The Rapid Growth in Deaths from Covid-19: The Role of Politics

Deaths from Covid-19 have been growing at an extremely rapid rate.  The chart above shows what those rates have been in the month of March, averaged over seven day periods to smooth out day-to-day fluctuations.  The figures are for the daily rate of growth over the seven day period ending on the date indicated.  The curves start in the first period when there were at least 10 cases, which was on March 3 for the US as a whole.  Hence the first growth rate shown is for the one week period of March 3 to 10.  As I will discuss below, the chart has not only the growth rates for the US as a whole but also for the set of states that Trump won in 2016 and for the set that Clinton won.  They show an obvious pattern.

The data come from the set assembled by The New York Times, based on a compilation of state and local reports.  The Times updates these figures daily, and has made them available through the GitHub site.  And it provides a summary report on these figures, with a map, at least daily.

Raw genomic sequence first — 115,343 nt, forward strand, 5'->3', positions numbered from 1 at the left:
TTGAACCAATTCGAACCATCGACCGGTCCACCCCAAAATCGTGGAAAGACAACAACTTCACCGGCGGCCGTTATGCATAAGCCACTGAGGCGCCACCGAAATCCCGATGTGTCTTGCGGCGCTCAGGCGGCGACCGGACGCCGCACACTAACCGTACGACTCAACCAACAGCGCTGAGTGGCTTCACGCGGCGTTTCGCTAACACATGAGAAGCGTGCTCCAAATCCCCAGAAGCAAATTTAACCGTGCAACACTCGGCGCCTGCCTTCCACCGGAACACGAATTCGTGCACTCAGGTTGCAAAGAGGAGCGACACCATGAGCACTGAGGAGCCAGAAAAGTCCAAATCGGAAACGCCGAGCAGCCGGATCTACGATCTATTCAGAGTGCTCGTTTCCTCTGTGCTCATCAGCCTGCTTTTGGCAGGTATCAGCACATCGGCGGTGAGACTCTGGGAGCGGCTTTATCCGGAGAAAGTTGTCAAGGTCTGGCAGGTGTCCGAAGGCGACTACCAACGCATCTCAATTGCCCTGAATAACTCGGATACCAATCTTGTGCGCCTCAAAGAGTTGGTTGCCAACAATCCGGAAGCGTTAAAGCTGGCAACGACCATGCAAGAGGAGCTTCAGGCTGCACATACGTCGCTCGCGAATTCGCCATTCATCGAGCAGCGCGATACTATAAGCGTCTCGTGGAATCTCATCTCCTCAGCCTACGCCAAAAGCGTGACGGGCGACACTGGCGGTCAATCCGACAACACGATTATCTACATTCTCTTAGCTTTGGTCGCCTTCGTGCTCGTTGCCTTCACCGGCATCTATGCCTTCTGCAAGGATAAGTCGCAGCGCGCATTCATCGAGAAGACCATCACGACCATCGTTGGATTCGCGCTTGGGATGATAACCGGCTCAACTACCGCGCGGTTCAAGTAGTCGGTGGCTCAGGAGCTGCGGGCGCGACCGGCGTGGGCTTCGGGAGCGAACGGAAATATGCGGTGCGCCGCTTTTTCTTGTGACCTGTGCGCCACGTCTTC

I emphasize that the figures are of daily growth rates, even though they are calculated over one week periods.  And they are huge.  For the US as a whole, that rate was just over 28% a day for the seven day period ending March 30.  It is difficult to get one’s head around such a rapid rate of growth, but a few figures can be illustrative.  In the New York Times database, 3,066 Americans had died of Covid-19 as of March 30.  If the 28% rate of growth were maintained, then the entire population of the US (330 million) would be dead by May 16.  For many reasons, that will not happen.  The entire population would have been infected well before (if there was nothing to limit the spread) and it is fatal for perhaps 1% of those infected.  And the 99% infected who do not die develop an immunity, where once they recover they cannot spread the virus to others.  For this reason as well, 100% of those not previously exposed will not catch the virus.  Rather, it will be some lower share, as the spread becomes less and less likely as an increasing share of the population develops an immunity.  This is also the reason why mass vaccination programs are effective in stopping the spread of a virus (including to those not able to receive a vaccination, such as very young children or those with compromised immune systems).